J. Lamar Worzel, Physicist Who Set Man's Ear to Oceans
A wizardly improviser who guided sub warfare and charting of depths
Worzel, ca. 1955, at work on a deep-sea pressure vessel
Courtesy Lamont-Doherty Earth Observatory
J. Lamar Worzel, a pioneering geophysicist and engineer who helped shape human understanding of how sound travels through the oceans and who cofounded Columbia University’s Lamont-Doherty Earth Observatory, died Dec. 26. He was 89. He was struck suddenly by a heart attack at his home in Wilmington, N.C., said his son, Howard Worzel, who announced his death.
A frequent sailor in submarines and ships, Worzel improvised complex new measuring instruments out of spare parts and household objects in the 1930s, a time when scientists had only primitive concepts of deep marine seabeds, currents and acoustics. He and colleagues investigated the makeup of sediments in the Atlantic by exploding homemade bombs in the depths and reading the echoes. Their discoveries helped World War II submarines elude enemies, guided Cold War sub detection, and provided tools for charting earth’s crust and climate.
It was Worzel’s longtime boss at Lamont-Doherty, William Maurice Ewing, whose seminal ideas drove early systematic mapping of the world’s oceans in the 20th century. But it was Worzel’s energy and ingenuity that brought many ventures to fruition, said Dennis Hayes, a Lamont oceanographer who worked under both men.
John Lamar Worzel was born on Feb. 21, 1919, in Staten Island, N.Y., where his father was a real-estate lawyer. Ignoring his given name, his family called him “Lamar,” and scientists called him “Joe”—the latter, after he and fellow physics students at Lehigh University adopted a 1937 pop song that went, “What do you know Joe? We don’t know nothing.” Ewing, then a professor at Lehigh, took a small gang of undergrads to sea, and Worzel soon became a star.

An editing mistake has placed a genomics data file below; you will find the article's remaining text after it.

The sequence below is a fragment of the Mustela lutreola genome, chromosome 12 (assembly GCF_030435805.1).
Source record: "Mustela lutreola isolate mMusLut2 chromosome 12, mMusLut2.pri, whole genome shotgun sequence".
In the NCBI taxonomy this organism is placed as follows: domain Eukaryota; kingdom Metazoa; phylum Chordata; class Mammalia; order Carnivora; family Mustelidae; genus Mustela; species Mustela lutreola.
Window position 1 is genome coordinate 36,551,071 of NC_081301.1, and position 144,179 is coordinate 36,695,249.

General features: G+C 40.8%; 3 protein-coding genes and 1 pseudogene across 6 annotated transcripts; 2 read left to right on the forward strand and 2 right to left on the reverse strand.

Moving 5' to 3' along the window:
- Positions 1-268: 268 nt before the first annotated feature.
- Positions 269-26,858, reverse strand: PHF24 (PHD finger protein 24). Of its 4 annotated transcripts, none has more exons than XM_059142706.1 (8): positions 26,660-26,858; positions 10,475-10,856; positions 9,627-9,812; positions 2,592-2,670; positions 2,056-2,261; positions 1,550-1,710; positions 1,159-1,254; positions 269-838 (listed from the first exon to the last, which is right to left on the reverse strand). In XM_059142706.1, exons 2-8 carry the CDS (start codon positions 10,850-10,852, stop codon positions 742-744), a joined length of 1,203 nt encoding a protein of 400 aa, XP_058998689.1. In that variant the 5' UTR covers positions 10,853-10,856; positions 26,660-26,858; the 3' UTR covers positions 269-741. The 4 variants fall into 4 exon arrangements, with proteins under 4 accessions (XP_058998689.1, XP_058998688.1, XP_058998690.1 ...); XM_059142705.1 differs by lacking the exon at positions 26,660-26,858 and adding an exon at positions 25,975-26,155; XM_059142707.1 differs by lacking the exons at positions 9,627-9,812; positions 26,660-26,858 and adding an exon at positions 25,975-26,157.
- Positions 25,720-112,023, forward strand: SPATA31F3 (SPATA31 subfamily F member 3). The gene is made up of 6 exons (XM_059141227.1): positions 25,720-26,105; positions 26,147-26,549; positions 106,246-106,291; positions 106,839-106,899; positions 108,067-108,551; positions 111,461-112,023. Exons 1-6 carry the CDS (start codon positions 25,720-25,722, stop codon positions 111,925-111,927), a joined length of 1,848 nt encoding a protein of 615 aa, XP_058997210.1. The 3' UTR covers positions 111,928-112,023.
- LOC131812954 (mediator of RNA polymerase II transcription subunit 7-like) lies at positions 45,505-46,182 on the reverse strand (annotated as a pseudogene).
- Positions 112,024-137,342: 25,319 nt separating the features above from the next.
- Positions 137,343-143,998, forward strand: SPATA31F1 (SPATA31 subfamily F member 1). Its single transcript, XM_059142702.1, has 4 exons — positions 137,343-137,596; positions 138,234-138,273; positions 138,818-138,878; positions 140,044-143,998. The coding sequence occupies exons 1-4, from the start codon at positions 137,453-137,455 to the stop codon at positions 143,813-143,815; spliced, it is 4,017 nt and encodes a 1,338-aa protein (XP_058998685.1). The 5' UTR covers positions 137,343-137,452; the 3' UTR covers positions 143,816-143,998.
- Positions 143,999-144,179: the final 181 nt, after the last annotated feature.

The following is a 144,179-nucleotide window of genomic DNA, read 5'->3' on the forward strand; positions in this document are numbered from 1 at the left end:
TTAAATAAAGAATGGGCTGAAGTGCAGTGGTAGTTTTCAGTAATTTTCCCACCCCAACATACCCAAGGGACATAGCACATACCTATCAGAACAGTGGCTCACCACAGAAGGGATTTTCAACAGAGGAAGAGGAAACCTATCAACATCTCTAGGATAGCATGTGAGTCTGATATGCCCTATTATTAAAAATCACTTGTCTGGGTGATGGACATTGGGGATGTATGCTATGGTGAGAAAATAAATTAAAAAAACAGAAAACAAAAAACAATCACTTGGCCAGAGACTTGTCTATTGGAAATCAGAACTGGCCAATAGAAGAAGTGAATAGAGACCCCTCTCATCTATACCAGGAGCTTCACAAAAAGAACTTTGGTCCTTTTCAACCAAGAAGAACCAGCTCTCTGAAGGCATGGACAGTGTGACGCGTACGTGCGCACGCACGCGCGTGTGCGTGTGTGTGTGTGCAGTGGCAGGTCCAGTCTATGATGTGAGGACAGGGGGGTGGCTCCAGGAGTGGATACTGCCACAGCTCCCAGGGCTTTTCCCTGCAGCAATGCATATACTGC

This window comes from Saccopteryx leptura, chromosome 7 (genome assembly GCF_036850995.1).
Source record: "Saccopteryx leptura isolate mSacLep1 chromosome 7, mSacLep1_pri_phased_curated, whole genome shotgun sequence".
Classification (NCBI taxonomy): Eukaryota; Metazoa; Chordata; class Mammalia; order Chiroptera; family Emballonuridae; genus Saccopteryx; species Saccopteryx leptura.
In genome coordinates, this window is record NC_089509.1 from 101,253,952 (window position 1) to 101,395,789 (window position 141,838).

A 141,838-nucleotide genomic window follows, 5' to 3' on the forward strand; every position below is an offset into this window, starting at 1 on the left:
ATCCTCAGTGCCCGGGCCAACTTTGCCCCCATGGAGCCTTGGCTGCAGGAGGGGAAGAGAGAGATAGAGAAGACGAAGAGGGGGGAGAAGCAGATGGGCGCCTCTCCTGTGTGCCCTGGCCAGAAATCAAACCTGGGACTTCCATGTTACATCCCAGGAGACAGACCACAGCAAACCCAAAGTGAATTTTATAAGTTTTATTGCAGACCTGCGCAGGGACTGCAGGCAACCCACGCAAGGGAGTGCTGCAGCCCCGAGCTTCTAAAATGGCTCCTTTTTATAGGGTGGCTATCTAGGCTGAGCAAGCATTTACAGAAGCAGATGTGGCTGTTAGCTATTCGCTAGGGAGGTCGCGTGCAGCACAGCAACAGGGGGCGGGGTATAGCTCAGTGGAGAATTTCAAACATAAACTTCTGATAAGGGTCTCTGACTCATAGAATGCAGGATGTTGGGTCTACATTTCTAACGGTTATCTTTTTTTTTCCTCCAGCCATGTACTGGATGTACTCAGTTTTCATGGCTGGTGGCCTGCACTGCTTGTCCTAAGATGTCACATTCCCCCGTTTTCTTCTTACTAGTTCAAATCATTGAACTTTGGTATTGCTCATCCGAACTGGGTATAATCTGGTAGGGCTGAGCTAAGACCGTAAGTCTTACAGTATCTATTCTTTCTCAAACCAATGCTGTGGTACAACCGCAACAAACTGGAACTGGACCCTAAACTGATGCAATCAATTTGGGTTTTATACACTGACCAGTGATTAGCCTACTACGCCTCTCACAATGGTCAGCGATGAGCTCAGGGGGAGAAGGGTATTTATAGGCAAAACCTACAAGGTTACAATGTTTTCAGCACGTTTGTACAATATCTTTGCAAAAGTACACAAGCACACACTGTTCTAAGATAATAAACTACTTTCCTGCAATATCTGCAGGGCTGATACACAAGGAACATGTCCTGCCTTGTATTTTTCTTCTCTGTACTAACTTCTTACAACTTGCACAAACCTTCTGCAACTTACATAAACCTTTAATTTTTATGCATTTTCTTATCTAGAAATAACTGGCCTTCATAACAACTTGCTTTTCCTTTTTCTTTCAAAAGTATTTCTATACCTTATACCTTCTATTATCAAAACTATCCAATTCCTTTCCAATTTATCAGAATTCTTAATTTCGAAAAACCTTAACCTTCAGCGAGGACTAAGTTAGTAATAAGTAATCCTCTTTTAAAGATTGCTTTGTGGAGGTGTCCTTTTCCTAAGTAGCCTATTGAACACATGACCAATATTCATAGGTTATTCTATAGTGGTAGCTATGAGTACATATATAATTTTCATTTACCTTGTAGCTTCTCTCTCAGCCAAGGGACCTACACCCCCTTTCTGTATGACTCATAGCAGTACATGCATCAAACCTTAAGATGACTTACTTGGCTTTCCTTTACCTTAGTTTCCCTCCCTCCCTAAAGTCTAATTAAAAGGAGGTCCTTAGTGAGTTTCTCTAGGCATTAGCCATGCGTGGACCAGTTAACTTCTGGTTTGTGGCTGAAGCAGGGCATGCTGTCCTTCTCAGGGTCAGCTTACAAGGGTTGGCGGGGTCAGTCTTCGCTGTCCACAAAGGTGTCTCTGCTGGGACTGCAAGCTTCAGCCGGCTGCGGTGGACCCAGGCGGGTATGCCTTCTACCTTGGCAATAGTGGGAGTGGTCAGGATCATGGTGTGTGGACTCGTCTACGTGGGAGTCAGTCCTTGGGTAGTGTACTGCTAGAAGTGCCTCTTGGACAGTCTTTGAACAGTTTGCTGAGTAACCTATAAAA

Working first out of Massachusetts’ Woods Hole Oceanographic Institution, Worzel and others built instruments that did not yet exist: a camera for snapping photos thousands of feet below the surface, with a coffee-can lid for a flash reflector and a thick diner-style drinking glass for casing; a seismograph that employed a modified Hamilton railroad watch; an oscillograph pushed by a motor from a toy electric train. In order to detonate explosions under deep-sea pressures up to 8,000 pounds per square inch—presumed impossible by experts--Worzel carefully packed explosives into inner tubes, then figured out how make them go off by adapting paper caps from toy cowboy revolvers. “We never allowed ourselves to think that anything we decided to do was impossible,” he wrote in an unpublished autobiography, completed in 2001.
On the brink of World War II, the Navy funded their work, and Worzel and Ewing quickly made fundamental discoveries. One was the existence of “shadow zones”—underwater regions defined by specific combinations of temperature and pressure, in which sounds from the surface—say, a ship’s sonar—refused to travel. With this information, Worzel coauthored a manual that enabled many a World War II sub commander to hide from deadly enemy ships above. Conversely, they identified the “deep sound channel”-- a narrow horizontal zone about 3,000 feet down that transmits low-frequency sounds thousands of miles with fantastic clarity, like a natural telephone line. They showed they could blow up a few pounds of TNT off South America, and pinpoint the source on the deep channel from as far off as West Africa. This discovery became the basis of the Navy’s vast Cold War SOFAR (sound fixing and ranging) program and its successors—secret weapons that girded the world with underwater listening devices to identify and track Soviet subs by their engine noise. After the nuclear-powered sub USS Thresher mysteriously disappeared in 1963, an acoustic investigation marshaled in large part by Worzel helped locate the remains, 8,400 feet down off New England. For this, he received a Navy Meritorious Public Service Citation.
With Lamont cofounder Maurice Ewing (right) and sediment core, on deck of the deep-sea drilling ship Glomar Challenger, 1968
Courtesy Lamont-Doherty Earth Observatory
In 1948, Ewing and a handful of his grad students including Worzel moved to Columbia University and founded Lamont Geological Observatory (later renamed Lamont-Doherty Earth Observatory). Then Columbia president Dwight Eisenhower lured them by agreeing to let them use a Hudson riverfront estate in Palisades, N.Y., newly donated by the Lamont family. Ewing became director and Worzel, deputy. Worzel and his wife lived on the expansive grounds and eventually raised four children there. Frequently covered head to foot in grease from working on machinery, he was occasionally mistaken by visitors as one of the maintenance staff.